In data released on Saturday, China’s official manufacturing purchasing managers’ index (PMI) for September came in at 52.4, above forecast of 51.5 and August’s reading of 51.7 – the September print was the highest since April 2012.
“With news that some parts of heavier-polluting Chinese industry will be curtailed from this month…the official Manufacturing PMI - and the non-manufacturing PMI for that matter - released over the weekend revealed no such net impact,” National Australia Bank said on Monday.
While the cutbacks may not yet have played out given that the PMI was for September, the bank added “there was certainly no sign from this report of some slowing in the core Chinese economy.”
Noting that new orders were the key driver for the manufacturing PMI, “this was the first time new orders beat output this year, suggesting a potential ‘excess demand’ to some extent. It also provides upside risk for Q3 GDP and our forecast of 6.7% for 2017,” ANZ Research noted on Monday.
The Caixin manufacturing PMI for September came in at 51 on Saturday, below the expected 51.5 and August’s reading of 51.6.
The Chinese manufacturing sector continued to expand in September, though this was at a slightly weaker rate, Zhengsheng Zhong, director of macroeconomic analysis at CEBM Group said, with regards to the Caixin PMI.
“The Chinese economy was stable in the third quarter. But the outstanding price pressure from upstream industries will be a drag on the continued improvement of companies’ profitability,” he added.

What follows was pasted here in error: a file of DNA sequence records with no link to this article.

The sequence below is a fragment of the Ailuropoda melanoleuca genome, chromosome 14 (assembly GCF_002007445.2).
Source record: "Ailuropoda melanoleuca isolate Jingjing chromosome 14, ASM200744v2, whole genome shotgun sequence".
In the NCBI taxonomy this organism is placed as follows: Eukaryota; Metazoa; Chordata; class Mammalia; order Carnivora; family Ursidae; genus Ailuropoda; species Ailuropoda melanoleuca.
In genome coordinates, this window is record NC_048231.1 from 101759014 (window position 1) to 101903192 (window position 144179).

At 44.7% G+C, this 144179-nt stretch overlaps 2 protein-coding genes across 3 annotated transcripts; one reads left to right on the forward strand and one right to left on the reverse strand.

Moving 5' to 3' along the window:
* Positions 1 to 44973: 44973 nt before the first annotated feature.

The official PMI is more focused on large state-owned firms, while the independently surveyed Caixin PMI is closely watched for conditions among the country’s private sector. A PMI reading of above 50 reading signifies expansion, and below, contraction.
China’s official non-manufacturing PMI for September came in at 55.4, above August’s reading of 53.4.
Meanwhile, base metals stocks in SHFE-approved warehouses were mostly lower last week – except for aluminium and lead – with copper registering a drop of 27% over the week to 103,151 tonnes on September 29 in its sixth week of decline.
Rest of complex higher
- The LME three-month zinc contract rose $4 to $3,166 per tonne.
- The SHFE November aluminium contract price increased $5 to $2,107 per tonne.
- The SHFE November lead contract price gained $18.50 to $2,503.50 per tonne.
- The SHFE January nickel contract price edged up $35 to $20,710 per tonne
- The SHFE January tin contract price rose $35 to $10,535 per tonne.
Currency moves and data releases
- The dollar index was up 0.29% to 93.34 as of 03:36 BST. It has eased after reaching as high as 93.67 on September 28, the highest since August 18.
- In other commodities, the Brent crude oil spot price fell 0.28% to $56.53 per barrel as of 03:36 BST.
- China’s central bank said on Saturday that it would cut the reserve requirement ratio –which is the amount of cash that some banks must hold as reserves - for the first time since February 2016 so as to encourage lending to small business and the agricultural sector.
- In US data on Friday, the Chicago PMI exceeded expectations in September with a 65.2 reading, above estimates of 58.5. Personal spending and income in August were both in line with estimates at 0.1% and 0.2%, respectively. The revised University of Michigan consumer sentiment disappointed at 95.1, below the forecast of 95.3. Revised inflation expectations came in at 2.7%.
- Economic data due later today includes final manufacturing PMI, ISM manufacturing PMI, construction spending, ISM manufacturing prices from the USA and manufacturing PMI from the UK.
- The SHFE is closed from October 2-6 due to China’s week-long National Day holiday.
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